The European Commission has approved Greek measures allowing competitors of Public Power Corporation (PPC) to purchase more electricity on a longer term basis.
The announcement comes after an investigation found the power utility’s exclusive access to lignite-fired generation gave it an unfair advantage.
Competitors of PPC – which is 51% owned by the state – in the electricity market could not compete efficiently with the company as they were denied access to lignite and by maintaining quasi-exclusive access to lignite in favour of PPC, Greece allowed it to maintain its dominant position in the power wholesale market.
The proposed remedies will lapse when existing lignite plants stop operating commercially, which is currently expected by 2023 – or by 31st December 2024 at the latest.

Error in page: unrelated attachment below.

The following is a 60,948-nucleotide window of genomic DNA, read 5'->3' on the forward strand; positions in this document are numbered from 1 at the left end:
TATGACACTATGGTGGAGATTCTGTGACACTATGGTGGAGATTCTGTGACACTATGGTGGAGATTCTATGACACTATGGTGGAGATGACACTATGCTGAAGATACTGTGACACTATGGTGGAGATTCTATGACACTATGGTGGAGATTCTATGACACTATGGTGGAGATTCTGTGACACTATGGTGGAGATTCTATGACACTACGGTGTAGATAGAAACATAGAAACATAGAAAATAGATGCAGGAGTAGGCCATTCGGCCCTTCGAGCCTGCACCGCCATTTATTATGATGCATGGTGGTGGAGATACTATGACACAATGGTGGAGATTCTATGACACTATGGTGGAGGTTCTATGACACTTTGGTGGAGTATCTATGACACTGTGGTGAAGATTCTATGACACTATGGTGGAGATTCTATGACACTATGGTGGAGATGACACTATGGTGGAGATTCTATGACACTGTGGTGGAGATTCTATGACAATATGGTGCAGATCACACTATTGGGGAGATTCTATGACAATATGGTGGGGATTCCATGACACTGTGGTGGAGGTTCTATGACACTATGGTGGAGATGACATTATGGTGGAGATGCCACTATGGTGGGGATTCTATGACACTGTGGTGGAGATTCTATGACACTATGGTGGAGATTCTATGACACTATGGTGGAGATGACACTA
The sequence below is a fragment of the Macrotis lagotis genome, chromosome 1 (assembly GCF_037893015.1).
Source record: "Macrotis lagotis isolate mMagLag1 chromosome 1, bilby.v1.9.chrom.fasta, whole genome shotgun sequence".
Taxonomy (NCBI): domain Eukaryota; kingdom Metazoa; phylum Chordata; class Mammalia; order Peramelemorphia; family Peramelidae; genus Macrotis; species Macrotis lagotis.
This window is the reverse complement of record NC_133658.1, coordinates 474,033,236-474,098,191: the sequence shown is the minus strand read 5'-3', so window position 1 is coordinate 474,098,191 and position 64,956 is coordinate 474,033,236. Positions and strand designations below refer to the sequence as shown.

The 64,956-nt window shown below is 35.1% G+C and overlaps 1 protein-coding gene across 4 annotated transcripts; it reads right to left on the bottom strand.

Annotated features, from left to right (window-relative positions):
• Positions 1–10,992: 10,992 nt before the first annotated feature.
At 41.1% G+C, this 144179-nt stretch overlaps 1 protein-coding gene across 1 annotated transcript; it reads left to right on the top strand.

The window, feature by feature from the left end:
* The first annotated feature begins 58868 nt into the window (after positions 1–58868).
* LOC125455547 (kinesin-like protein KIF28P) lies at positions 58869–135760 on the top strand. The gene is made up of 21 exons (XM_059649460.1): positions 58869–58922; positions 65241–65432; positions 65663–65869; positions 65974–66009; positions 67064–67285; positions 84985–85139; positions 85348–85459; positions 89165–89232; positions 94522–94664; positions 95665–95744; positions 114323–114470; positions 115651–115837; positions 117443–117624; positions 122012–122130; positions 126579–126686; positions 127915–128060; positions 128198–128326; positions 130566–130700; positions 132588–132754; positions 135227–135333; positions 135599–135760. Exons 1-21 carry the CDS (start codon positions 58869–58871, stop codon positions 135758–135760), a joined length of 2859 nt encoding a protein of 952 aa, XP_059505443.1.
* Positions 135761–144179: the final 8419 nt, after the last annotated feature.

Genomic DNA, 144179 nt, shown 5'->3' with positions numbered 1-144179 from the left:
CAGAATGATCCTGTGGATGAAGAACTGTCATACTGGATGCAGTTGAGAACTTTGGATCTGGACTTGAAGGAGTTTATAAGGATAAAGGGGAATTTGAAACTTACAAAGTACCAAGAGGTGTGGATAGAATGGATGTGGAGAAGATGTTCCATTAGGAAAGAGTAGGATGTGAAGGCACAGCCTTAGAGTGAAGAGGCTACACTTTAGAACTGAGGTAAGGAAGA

Margrethe Vestager, Executive Vice President, in charge of competition policy said: “Today’s decision and the measures proposed by Greece will enable PPC’s competitors to better hedge against price volatility, which is a vital element for them to compete in the market for retail electricity and offer stable prices to consumers.
“The measures work hand in hand with the Greek plan to decommission its highly polluting lignite-fired power plants by discouraging the usage of these plants, fully in line with the European Green Deal and the EU’s climate objectives.”